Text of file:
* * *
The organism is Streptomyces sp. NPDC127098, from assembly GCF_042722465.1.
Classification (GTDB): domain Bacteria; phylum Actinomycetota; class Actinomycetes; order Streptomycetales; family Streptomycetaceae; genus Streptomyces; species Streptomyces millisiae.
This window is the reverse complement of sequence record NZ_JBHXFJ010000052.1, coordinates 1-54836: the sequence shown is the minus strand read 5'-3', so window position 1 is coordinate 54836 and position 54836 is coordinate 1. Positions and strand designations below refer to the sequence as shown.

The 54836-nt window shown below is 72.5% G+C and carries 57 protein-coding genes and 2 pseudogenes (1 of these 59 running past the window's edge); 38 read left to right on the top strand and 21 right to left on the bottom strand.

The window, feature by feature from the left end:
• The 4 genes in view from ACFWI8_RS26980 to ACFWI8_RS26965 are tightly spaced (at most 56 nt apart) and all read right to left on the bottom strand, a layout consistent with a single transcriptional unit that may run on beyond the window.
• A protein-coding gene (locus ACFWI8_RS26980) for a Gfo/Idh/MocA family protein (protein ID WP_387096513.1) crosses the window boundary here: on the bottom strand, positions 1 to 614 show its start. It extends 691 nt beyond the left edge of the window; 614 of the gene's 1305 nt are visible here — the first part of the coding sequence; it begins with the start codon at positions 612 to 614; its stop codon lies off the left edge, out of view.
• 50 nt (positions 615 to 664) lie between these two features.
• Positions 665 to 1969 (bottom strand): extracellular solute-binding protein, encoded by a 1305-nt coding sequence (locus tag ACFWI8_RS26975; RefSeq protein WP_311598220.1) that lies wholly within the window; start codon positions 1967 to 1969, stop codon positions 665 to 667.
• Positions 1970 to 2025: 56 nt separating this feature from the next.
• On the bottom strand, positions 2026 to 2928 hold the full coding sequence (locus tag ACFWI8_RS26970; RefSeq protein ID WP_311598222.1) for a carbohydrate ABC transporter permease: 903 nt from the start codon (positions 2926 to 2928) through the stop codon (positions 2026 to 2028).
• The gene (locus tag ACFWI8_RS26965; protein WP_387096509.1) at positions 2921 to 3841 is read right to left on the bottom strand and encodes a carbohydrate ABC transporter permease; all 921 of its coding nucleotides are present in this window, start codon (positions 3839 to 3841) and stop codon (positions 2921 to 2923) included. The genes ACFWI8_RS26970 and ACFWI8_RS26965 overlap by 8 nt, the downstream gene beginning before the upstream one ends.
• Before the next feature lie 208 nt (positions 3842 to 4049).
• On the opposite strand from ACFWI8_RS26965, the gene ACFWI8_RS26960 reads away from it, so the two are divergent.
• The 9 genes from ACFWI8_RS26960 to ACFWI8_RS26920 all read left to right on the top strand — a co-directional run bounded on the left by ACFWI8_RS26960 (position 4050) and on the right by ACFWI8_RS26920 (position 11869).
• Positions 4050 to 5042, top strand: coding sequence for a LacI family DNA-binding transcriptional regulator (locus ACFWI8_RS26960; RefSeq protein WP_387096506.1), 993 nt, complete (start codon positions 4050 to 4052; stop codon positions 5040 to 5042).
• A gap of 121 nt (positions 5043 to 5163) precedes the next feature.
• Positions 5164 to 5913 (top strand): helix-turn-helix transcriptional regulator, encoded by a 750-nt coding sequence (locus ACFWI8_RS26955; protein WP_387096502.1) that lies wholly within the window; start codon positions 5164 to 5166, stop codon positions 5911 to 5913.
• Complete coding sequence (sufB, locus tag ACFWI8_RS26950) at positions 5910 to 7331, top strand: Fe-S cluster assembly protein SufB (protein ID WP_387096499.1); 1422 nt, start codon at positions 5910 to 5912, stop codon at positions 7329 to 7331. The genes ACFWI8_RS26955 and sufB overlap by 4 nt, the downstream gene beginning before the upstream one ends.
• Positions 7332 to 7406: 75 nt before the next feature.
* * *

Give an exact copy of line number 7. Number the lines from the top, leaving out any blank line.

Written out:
• A protein-coding gene (locus ACFWI8_RS26980) for a Gfo/Idh/MocA family protein (protein ID WP_387096513.1) crosses the window boundary here: on the bottom strand, positions 1 to 614 show its start. It extends 691 nt beyond the left edge of the window; 614 of the gene's 1305 nt are visible here — the first part of the coding sequence; it begins with the start codon at positions 612 to 614; its stop codon lies off the left edge, out of view.